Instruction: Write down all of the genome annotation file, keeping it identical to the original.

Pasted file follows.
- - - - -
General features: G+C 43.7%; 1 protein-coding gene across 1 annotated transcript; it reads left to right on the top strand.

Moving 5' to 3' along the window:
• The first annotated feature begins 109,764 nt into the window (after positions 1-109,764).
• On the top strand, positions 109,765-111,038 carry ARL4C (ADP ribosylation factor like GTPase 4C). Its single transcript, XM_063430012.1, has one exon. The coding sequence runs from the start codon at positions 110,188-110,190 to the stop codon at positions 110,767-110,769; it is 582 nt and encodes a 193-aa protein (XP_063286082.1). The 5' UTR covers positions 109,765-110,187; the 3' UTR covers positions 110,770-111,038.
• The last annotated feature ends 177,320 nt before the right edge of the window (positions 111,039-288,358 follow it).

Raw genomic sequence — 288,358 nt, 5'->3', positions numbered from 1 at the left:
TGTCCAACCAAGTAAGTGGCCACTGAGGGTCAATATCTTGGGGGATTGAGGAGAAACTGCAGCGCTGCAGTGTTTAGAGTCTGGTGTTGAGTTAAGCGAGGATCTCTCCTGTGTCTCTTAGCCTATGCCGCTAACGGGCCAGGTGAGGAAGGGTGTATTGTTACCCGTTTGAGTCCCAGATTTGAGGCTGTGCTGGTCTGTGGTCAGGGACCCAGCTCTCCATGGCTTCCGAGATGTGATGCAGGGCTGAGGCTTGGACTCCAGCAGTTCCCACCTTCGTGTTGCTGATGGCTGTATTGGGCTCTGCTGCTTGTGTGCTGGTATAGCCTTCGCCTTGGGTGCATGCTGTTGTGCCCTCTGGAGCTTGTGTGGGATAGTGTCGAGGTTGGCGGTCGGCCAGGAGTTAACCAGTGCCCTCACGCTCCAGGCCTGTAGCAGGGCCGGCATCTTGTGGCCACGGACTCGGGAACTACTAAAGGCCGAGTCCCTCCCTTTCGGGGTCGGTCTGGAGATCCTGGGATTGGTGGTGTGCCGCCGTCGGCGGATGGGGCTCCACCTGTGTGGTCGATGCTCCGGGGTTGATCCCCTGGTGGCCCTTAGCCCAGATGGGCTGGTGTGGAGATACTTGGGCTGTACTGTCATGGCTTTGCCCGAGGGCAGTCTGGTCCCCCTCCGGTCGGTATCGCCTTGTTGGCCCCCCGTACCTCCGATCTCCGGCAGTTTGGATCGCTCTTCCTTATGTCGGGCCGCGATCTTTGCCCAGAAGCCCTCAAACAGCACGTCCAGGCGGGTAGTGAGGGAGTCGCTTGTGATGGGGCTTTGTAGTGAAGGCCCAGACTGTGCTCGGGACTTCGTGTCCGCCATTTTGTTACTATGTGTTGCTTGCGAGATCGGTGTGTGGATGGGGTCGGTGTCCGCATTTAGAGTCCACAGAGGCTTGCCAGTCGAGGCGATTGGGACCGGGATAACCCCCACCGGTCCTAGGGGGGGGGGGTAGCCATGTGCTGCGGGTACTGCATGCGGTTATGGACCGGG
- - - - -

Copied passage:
General features: G+C 43.7%; 1 protein-coding gene across 1 annotated transcript; it reads left to right on the top strand.

Moving 5' to 3' along the window:
• The first annotated feature begins 109,764 nt into the window (after positions 1-109,764).
• On the top strand, positions 109,765-111,038 carry ARL4C (ADP ribosylation factor like GTPase 4C). Its single transcript, XM_063430012.1, has one exon. The coding sequence runs from the start codon at positions 110,188-110,190 to the stop codon at positions 110,767-110,769; it is 582 nt and encodes a 193-aa protein (XP_063286082.1). The 5' UTR covers positions 109,765-110,187; the 3' UTR covers positions 110,770-111,038.
• The last annotated feature ends 177,320 nt before the right edge of the window (positions 111,039-288,358 follow it).

Raw genomic sequence — 288,358 nt, 5'->3', positions numbered from 1 at the left:
TGTCCAACCAAGTAAGTGGCCACTGAGGGTCAATATCTTGGGGGATTGAGGAGAAACTGCAGCGCTGCAGTGTTTAGAGTCTGGTGTTGAGTTAAGCGAGGATCTCTCCTGTGTCTCTTAGCCTATGCCGCTAACGGGCCAGGTGAGGAAGGGTGTATTGTTACCCGTTTGAGTCCCAGATTTGAGGCTGTGCTGGTCTGTGGTCAGGGACCCAGCTCTCCATGGCTTCCGAGATGTGATGCAGGGCTGAGGCTTGGACTCCAGCAGTTCCCACCTTCGTGTTGCTGATGGCTGTATTGGGCTCTGCTGCTTGTGTGCTGGTATAGCCTTCGCCTTGGGTGCATGCTGTTGTGCCCTCTGGAGCTTGTGTGGGATAGTGTCGAGGTTGGCGGTCGGCCAGGAGTTAACCAGTGCCCTCACGCTCCAGGCCTGTAGCAGGGCCGGCATCTTGTGGCCACGGACTCGGGAACTACTAAAGGCCGAGTCCCTCCCTTTCGGGGTCGGTCTGGAGATCCTGGGATTGGTGGTGTGCCGCCGTCGGCGGATGGGGCTCCACCTGTGTGGTCGATGCTCCGGGGTTGATCCCCTGGTGGCCCTTAGCCCAGATGGGCTGGTGTGGAGATACTTGGGCTGTACTGTCATGGCTTTGCCCGAGGGCAGTCTGGTCCCCCTCCGGTCGGTATCGCCTTGTTGGCCCCCCGTACCTCCGATCTCCGGCAGTTTGGATCGCTCTTCCTTATGTCGGGCCGCGATCTTTGCCCAGAAGCCCTCAAACAGCACGTCCAGGCGGGTAGTGAGGGAGTCGCTTGTGATGGGGCTTTGTAGTGAAGGCCCAGACTGTGCTCGGGACTTCGTGTCCGCCATTTTGTTACTATGTGTTGCTTGCGAGATCGGTGTGTGGATGGGGTCGGTGTCCGCATTTAGAGTCCACAGAGGCTTGCCAGTCGAGGCGATTGGGACCGGGATAACCCCCACCGGTCCTAGGGGGGGGGGGTAGCCATGTGCTGCGGGTACTGCATGCGGTTATGGACCGGG